Could We Be Getting Our First Anti-Hero Supergirl?

DC Studios is turning to a director with the perfect combination of knowledge for the unique project.

DC Comics

Up until now, DC Studios has wisely focused on bringing in female talent for Supergirl: Woman of Tomorrow so far: playwright Ana Nogueira will pen the script, and Kara Danvers herself will be played by House of the Dragon Season 1 star Milly Alcock. However, the studio recently announced that the film will be helmed by a male director — which seems like an odd choice at first glance, but one look at the filmmaker’s resume suggests that this he may be uniquely attuned to shepherd this Supergirl into a new era.

According to Deadline, Craig Gillespie is in talks to direct the upcoming Supergirl feature. Gillespie has an extensive history directing woman-led projects, helming the vastly underrated prequel Cruella and the Tonya Harding biopic I, Tonya. Gillespie also has experience in television, directing episodes of shows like Pam & Tommy and The United States of Tara.

Director Craig Gillespie is in talks to direct Supergirl: Woman of Tomorrow.

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That’s not the only thing that makes Gillespie a great (if male) choice for the role. An unfortunate truth of blockbuster filmmaking is that it often involves a lot of studio involvement. Still, Gillespie is used to that, as he’s directed multiple commercials including the Verizon Super Bowl commercial featuring Beyoncé early this year.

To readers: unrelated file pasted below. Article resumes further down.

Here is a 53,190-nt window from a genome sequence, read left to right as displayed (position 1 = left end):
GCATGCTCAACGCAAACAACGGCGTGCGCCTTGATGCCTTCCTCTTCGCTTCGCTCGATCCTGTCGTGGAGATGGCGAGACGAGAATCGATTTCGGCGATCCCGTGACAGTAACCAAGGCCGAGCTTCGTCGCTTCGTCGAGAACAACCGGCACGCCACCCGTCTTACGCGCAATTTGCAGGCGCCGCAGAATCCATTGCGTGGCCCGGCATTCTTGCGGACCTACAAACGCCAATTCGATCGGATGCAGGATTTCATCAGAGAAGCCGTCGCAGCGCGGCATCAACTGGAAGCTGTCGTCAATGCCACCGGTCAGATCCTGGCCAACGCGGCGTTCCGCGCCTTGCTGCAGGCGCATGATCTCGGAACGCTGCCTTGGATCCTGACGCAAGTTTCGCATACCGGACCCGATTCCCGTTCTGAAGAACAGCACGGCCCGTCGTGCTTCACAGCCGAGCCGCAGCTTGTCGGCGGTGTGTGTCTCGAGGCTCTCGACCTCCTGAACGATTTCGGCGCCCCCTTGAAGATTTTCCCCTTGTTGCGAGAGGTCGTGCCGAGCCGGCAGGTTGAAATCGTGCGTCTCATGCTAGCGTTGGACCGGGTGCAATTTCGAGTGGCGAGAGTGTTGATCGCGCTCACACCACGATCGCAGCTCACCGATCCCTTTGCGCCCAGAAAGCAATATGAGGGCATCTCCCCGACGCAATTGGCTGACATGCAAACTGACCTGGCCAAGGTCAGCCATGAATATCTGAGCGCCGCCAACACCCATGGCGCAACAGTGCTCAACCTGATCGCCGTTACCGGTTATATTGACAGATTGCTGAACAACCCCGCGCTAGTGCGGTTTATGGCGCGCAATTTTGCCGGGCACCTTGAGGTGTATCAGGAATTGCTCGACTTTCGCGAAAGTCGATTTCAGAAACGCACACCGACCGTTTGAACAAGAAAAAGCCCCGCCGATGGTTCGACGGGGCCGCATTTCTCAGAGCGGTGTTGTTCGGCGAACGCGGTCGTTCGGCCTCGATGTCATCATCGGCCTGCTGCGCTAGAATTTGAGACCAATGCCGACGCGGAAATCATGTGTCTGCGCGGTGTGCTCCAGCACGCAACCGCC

Gillespie seems to be drawn to projects about misunderstood women, be they puppy murderers (Cruella) possible hitman clients (I, Tonya), or even silicone (Lars and the Real Girl.) This seems to signal that his take on Kara Danvers will have a similar edge. Will this be the first time we see Supergirl as a true anti-hero?

Even heroes can get fed up sometimes.

Supergirl: Woman of Tomorrow borrows its title from a comic run that shows Kara not as the bright-eyed heroine we usually see, nor the smartphone-toting modern woman we occasionally get. Instead, she’s disillusioned with her role, exhausted by her burden of constantly serving others.

There was no guarantee that the movie would take this element from the comics, but with Gillespie on board, it seems like the natural choice, to show a foul-mouthed Supergirl that may not be America’s Girl of Steel but still gets the job done in the end. Women are always expected to be super, so hopefully we will be able to see a Supergirl who struggles under the weight of that expectation — nothing could be more relatable.

Supergirl: Woman of Tomorrow is expected to release sometime in 2027.

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